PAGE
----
Intersectoral Staff Mobility

Intersectoral Staff Mobility

Inter-sectorial (industry-RTO-academia) mobility of staff is known to be an enabler for Open Innovation/Science and is implemented already in various European, national and regional (co-funded) programmes. However, the design and implementation can still be improved, lowering barriers and removing overhead bottlenecks, to allow beneficiaries to fully leverage on the inherent potential of bringing cooperating people together in a different context.


To boost inter sectorial mobility (ISM) of researchers as key enabler for open innovation by fully exploiting on its potential.

  • Analysing existing staff mobility programmes (EU/national/regional)
  • Collecting past experiences from all parties involved (including the staff)
  • Deriving and testing good practices



Surveys: What needs are being addressed? What is the job to be done?

  • Cross sectors: Pharmaceutical, Mechanical Engineering, Material science, Bio-tech,
  • Multiple actors: Academic supervisors, industrial supervisors, inter-sectoral researchers, Funding agency representatives, Support functions
  • Multiple programmes: Regional, National, European

Best practices compiled:

  • Bottlenecks and proposed solutions: Identification of bottlenecks in different phases of current mobility programmes along with proposed solutions for these bottlenecks.
  • Mobility facilitators: Collection of enabling factors for setting up and running intersectoral mobility programmes.
  • KPI investigation: Investigation of KPIs to measure the amount and success of collaboration within programmes with intersectoral mobility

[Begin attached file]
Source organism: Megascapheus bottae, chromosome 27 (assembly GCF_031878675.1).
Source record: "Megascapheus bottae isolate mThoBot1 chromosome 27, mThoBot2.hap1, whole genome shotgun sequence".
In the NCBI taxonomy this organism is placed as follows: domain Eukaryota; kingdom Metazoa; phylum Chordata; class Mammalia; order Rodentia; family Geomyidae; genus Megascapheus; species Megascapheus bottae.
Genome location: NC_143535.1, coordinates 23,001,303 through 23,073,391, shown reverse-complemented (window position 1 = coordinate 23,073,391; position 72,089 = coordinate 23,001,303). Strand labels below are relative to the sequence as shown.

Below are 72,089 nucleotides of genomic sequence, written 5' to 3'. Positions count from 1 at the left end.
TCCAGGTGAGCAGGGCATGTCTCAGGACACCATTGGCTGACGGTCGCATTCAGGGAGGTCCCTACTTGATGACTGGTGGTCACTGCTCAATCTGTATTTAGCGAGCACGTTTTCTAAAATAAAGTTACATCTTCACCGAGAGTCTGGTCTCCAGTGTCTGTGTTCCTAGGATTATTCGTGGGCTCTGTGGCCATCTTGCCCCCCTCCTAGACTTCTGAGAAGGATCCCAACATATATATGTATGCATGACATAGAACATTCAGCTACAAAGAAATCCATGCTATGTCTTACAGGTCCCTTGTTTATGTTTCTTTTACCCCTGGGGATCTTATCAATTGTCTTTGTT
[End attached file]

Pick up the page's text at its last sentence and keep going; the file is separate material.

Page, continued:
Guidelines for stakeholders (individuals, organisations and governments):

  • How to initiate, facilitate and reward staff mobility
  • How to deal with barriers and overhead bottlenecks
  • How to profit from staff mobility as individual and organisation
  • How to further improve on existing staff mobility programmes

The different stakeholders participate to ISM with different agendas. Academic partners try to advance the state-of-the-art ensuring industrial relevance at the forefront of academic excellence. The industry partner is searching to boost the state-of-the-use with innovative technologies, continuously innovating products and services and training researchers or students focused on their activities. Governments invest in innovative researchers of the future with a complete skill set to ensure the supply of highly-skilled professionals needed in the competitive labour markets of the “knowledge economy”. Lastly, the mobile researcher themselves are looking for combination of the critical mind-set of universities combined with a commercial mind-set of industry and gain company experience to speed up their learning curves.

Key findings

Mobility is a key enabler for open innovation and

  • can conflict with traditional (IP focused) innovation approaches and administrative procedures;
  • can be boosted by out of the box thinking and novel approaches with clear IP and administrative agreements;
  • is at the end driven by the people and their attitude (individual level connections);
  • but is heavily facilitated by the existence of agreements between organisation (institutional connections)
  • governmental funding schemes act as a catalyst.

This strong dependency on existence of both personal and organisation links, explains the importance of adapting to local habits and explains the wide variation and scatteredness of ISM schemes

Key recommendations

  • Go for gradual approaches to build a joint innovation DNA and ecosystem. Start small and build trust with low risk, short term research, such as student internships or master theses and gradually built towards a higher risk long term collaborations. Combine connections on individual level and build bridges on institutional level (alliances, base funding, …).
  • Reduce risk for single projects with low level entry fees for the start of research, but gradually increasing fees when the research becomes more tangible.
  • Ease administrative loads by setting up focused framework agreements for groups of companies and make templates available as starting point for discussions on administration issues.
  • Educate researchers with respect to IP and collaboration such they know what they can share.
  • Learn on the go and compile best practices (welcome procedures, collaboration scripts, IP templates) in a recipe book that can be used as guide towards further collaborations.